I finally watched this late Fassbinder a few weeks ago and took some screenshots in anticipation of writing about it. Now, I’m not so sure I have anything worthwhile to say (that isn’t already more succinctly put here), but at least I’m making use of the stills…
I can remember trading for some Fassbinder on VHS toward the end of my VHS-by-mail trading career (this was in the late 90s, if you care). A particular collector graced me with Chinese Roulette (still a favorite), Satan’s Brew, and a couple of others I can’t seem to recall right now. I had asked about this film as well, but he cautioned me that, in my limited number of choices (movies were traded 1 for 1, after all), this film was not necessarily a good place to start with Fassbinder. I agree.
The Third Generation is definitely more complex politically than some of his other films, though ultimately a lesser work of his comparatively (in my perhaps incorrect opinion). Perhaps, if one is to believe Juliane Lorenz in her interview on the DVD, he was less interested in this one than she was, especially after his related documentary Germany in Autumn.
The idea is an interesting one; it’s a satire of the upcoming generation of radical-liberals who say they continue to use terrorism in the name of social justice, but really seem to do it to satiate their boredom and utter lack of purpose in the world (or more sinisterly, as the film alludes to, as mere pawns to the machinations of corporate company controls). This is probably a gross oversimplification of the intent of the film, but it is a curious one nonetheless, having been made after the height of the Red Army Faction‘s (so-called ‘second generation’) attacks within Germany. Seen within this current context, this is a radically controversial film. It is also, apparently, one that is also frequently misunderstood (like A Clockwork Orange, though perhaps on a smaller scale?, there have been claims that this film has been sorely misunderstood by some to be in sympathy with this so-called third generation reality). Having seen enough Fassbinder, I’m fairly certain people are mistaking sympathy for a kind of economic mourning.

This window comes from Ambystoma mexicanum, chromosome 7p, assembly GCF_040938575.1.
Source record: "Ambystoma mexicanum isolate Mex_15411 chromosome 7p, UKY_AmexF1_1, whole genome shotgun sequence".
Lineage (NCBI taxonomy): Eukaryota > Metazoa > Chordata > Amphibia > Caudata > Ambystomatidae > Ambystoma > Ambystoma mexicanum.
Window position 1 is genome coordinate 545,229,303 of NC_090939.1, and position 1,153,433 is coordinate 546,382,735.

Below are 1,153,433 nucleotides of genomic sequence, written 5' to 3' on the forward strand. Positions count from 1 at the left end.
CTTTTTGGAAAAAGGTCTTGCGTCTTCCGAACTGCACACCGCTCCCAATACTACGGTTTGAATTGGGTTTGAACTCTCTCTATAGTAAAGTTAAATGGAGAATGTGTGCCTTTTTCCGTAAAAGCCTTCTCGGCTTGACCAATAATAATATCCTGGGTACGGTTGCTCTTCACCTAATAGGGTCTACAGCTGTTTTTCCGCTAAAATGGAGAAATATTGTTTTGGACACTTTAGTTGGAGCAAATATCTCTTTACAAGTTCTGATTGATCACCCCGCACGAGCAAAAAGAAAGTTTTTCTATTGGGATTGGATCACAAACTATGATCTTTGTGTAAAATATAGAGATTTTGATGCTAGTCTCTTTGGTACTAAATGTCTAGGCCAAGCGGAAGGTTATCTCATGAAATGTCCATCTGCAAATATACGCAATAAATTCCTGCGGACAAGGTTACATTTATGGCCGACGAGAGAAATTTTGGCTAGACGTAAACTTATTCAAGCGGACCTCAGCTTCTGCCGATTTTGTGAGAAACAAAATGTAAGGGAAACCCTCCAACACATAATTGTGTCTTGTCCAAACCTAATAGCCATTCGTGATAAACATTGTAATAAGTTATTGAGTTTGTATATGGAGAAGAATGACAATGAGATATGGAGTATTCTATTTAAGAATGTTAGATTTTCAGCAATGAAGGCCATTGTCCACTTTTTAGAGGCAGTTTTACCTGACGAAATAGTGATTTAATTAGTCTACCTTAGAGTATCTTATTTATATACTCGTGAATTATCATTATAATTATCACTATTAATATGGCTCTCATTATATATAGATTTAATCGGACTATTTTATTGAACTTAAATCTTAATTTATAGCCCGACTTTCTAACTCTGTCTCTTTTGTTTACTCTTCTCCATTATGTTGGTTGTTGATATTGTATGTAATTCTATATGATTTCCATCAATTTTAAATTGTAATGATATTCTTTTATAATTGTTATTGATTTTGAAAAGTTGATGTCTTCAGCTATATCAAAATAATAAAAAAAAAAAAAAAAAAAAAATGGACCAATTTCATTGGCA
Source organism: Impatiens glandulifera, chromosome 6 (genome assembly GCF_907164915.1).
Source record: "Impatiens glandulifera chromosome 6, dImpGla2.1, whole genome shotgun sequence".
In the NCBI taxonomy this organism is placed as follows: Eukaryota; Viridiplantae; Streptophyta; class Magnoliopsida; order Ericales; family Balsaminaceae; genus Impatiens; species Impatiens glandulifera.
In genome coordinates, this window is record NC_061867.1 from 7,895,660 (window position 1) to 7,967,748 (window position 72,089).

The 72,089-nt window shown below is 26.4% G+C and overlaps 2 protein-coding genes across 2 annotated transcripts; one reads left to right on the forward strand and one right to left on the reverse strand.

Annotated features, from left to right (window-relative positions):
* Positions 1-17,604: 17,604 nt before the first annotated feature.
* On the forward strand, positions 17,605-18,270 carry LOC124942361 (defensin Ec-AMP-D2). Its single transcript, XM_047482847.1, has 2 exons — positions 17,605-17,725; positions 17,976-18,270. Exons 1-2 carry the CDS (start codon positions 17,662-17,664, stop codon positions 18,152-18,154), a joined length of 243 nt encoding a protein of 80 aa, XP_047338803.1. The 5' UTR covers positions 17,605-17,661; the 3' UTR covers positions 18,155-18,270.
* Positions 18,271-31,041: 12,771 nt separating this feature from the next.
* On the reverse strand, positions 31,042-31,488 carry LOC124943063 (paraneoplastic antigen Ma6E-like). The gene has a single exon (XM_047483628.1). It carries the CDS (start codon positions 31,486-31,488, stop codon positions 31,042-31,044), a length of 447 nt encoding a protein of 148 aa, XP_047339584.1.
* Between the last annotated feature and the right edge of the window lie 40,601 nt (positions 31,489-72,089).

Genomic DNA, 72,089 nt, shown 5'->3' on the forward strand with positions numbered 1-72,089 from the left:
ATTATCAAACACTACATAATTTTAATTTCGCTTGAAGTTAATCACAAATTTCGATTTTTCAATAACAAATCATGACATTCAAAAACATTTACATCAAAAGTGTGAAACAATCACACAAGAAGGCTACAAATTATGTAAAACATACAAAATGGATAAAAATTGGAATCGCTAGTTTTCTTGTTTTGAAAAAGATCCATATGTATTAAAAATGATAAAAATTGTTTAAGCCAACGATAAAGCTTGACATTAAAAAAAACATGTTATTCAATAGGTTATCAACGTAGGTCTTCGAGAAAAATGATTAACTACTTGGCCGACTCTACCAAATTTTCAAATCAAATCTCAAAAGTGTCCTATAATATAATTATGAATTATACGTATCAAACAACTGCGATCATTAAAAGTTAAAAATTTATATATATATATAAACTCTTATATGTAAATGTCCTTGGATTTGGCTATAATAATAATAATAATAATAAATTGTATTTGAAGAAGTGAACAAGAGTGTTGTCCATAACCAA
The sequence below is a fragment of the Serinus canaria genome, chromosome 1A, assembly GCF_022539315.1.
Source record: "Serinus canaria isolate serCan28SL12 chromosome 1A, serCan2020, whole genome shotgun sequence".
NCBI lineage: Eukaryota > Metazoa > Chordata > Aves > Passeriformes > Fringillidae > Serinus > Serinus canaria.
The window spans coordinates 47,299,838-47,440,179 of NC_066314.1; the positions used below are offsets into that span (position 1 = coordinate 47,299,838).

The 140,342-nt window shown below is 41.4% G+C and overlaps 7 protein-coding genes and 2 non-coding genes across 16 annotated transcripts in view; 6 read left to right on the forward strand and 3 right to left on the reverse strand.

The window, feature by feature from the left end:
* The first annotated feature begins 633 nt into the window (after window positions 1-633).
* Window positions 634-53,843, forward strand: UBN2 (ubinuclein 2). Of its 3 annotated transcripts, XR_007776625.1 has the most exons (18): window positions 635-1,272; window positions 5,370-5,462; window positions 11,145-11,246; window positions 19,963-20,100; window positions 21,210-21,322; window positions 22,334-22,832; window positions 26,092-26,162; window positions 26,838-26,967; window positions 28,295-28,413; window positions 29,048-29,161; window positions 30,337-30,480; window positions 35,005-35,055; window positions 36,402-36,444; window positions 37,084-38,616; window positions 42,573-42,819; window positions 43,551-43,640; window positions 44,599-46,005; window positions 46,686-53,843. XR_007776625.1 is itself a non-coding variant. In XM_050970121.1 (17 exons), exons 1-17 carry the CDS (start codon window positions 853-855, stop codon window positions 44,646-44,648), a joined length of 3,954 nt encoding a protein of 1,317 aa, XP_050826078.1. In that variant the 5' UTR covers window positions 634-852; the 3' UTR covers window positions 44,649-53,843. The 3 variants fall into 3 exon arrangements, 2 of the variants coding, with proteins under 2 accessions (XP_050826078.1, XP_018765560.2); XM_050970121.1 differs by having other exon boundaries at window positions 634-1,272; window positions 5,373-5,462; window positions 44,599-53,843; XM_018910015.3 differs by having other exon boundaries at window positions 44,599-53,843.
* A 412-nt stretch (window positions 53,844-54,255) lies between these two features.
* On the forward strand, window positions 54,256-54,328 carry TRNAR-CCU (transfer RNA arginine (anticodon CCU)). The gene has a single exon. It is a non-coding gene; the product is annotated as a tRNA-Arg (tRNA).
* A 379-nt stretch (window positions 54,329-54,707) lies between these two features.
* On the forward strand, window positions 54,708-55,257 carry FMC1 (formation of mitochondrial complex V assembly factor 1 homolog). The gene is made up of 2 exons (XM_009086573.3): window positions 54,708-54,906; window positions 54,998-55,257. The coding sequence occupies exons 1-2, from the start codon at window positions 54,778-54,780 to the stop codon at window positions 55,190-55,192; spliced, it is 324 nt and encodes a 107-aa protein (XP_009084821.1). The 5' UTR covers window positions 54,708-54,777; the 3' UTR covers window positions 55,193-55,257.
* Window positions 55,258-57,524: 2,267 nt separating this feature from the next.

There are sublities to this film that I don’t understand: both cinematic, in the references to Bresson that I’m not smart enough to synthesize (right now or later), especially in featuring The Devil, Probably within the film; and political, that have to do with the situation in the East and West Germany of the time.
It would be foolish of me to try to make any sort of relevant analogy with our current state of terrorism, though it is interesting that the fact that as a subject of satire the film presupposes the need for some sort of comment on its widespread acceptance as the state-of-things in Europe at the time.
Fassbinder and crew layout the workings of a farce-like satire, then throw the results in our face with a brutal, senseless killing and a kidnapping that is alluded to be more beneficial for the kidnapped than the kidnappers….
There are pieces here that work, such as the scene with Gunther Kaufmann (standing in for RWF’s usual Franz Walsch alias character) trying to find honest work using his years of military training in explosives. He (through Fassbinder) does ask a question relevant to all new civilians of societies-in-war: “What am I supposed to do now?” Fassbinder, of course, has him (rather whimsically) join a band of terrorists who need stuff blown up.
However, there is a lot in this film that just doesn’t work (for me at least). Lorenz speaks about the actual kidnapping scene which was apparently not planned by Fassbinder (also one of the most out-of-place action-oriented ones), in which terrorists prance around in clown-like outfits shooting and throwing firecrackers. Perhaps it was intended to be absurdly ironic, but it just comes off as cheap provocation.
For a man who has a gift for social commentary (absurdist or not), I was disappointed in this film, though I appreciate its boldness. I learned well before this film to proceed cautiously with Fassbinder. You can’t fault a man who made over 40 films in 16 years (not even including countless plays and other works). I heartily recommend Fox and His Friends or Ali: Fear Eats the Soul to anyone; Chinese Roulette, The Bitter Tears of Petra Von Kant, and Fear of Fear to some; and Martha to those select few who are giddy for Douglas Sirk psychodrama amped up to 11. And those are just some of the best that I’ve already seen…